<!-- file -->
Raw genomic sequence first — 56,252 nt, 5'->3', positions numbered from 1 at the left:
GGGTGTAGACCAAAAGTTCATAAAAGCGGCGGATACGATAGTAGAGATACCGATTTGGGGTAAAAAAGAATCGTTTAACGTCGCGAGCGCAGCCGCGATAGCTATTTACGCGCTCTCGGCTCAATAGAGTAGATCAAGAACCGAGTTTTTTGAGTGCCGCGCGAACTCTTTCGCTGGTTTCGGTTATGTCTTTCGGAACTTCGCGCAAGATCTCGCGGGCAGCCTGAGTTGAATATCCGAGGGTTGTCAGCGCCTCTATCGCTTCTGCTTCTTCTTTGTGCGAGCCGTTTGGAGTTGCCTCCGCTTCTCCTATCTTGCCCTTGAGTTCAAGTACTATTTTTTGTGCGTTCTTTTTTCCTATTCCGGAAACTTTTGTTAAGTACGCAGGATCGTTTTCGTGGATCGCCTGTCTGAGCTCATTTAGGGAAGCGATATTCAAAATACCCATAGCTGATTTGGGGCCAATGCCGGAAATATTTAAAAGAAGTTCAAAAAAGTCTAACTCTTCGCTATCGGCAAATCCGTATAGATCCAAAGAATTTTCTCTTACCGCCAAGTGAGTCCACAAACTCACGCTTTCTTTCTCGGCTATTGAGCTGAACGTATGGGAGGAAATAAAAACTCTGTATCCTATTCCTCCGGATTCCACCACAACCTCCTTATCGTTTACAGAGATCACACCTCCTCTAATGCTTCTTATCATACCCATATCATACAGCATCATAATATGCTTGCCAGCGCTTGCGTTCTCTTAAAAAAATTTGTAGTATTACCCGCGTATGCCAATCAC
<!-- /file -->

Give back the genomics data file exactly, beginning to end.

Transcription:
Raw genomic sequence first — 56,252 nt, 5'->3', positions numbered from 1 at the left:
GGGTGTAGACCAAAAGTTCATAAAAGCGGCGGATACGATAGTAGAGATACCGATTTGGGGTAAAAAAGAATCGTTTAACGTCGCGAGCGCAGCCGCGATAGCTATTTACGCGCTCTCGGCTCAATAGAGTAGATCAAGAACCGAGTTTTTTGAGTGCCGCGCGAACTCTTTCGCTGGTTTCGGTTATGTCTTTCGGAACTTCGCGCAAGATCTCGCGGGCAGCCTGAGTTGAATATCCGAGGGTTGTCAGCGCCTCTATCGCTTCTGCTTCTTCTTTGTGCGAGCCGTTTGGAGTTGCCTCCGCTTCTCCTATCTTGCCCTTGAGTTCAAGTACTATTTTTTGTGCGTTCTTTTTTCCTATTCCGGAAACTTTTGTTAAGTACGCAGGATCGTTTTCGTGGATCGCCTGTCTGAGCTCATTTAGGGAAGCGATATTCAAAATACCCATAGCTGATTTGGGGCCAATGCCGGAAATATTTAAAAGAAGTTCAAAAAAGTCTAACTCTTCGCTATCGGCAAATCCGTATAGATCCAAAGAATTTTCTCTTACCGCCAAGTGAGTCCACAAACTCACGCTTTCTTTCTCGGCTATTGAGCTGAACGTATGGGAGGAAATAAAAACTCTGTATCCTATTCCTCCGGATTCCACCACAACCTCCTTATCGTTTACAGAGATCACACCTCCTCTAATGCTTCTTATCATACCCATATCATACAGCATCATAATATGCTTGCCAGCGCTTGCGTTCTCTTAAAAAAATTTGTAGTATTACCCGCGTATGCCAATCAC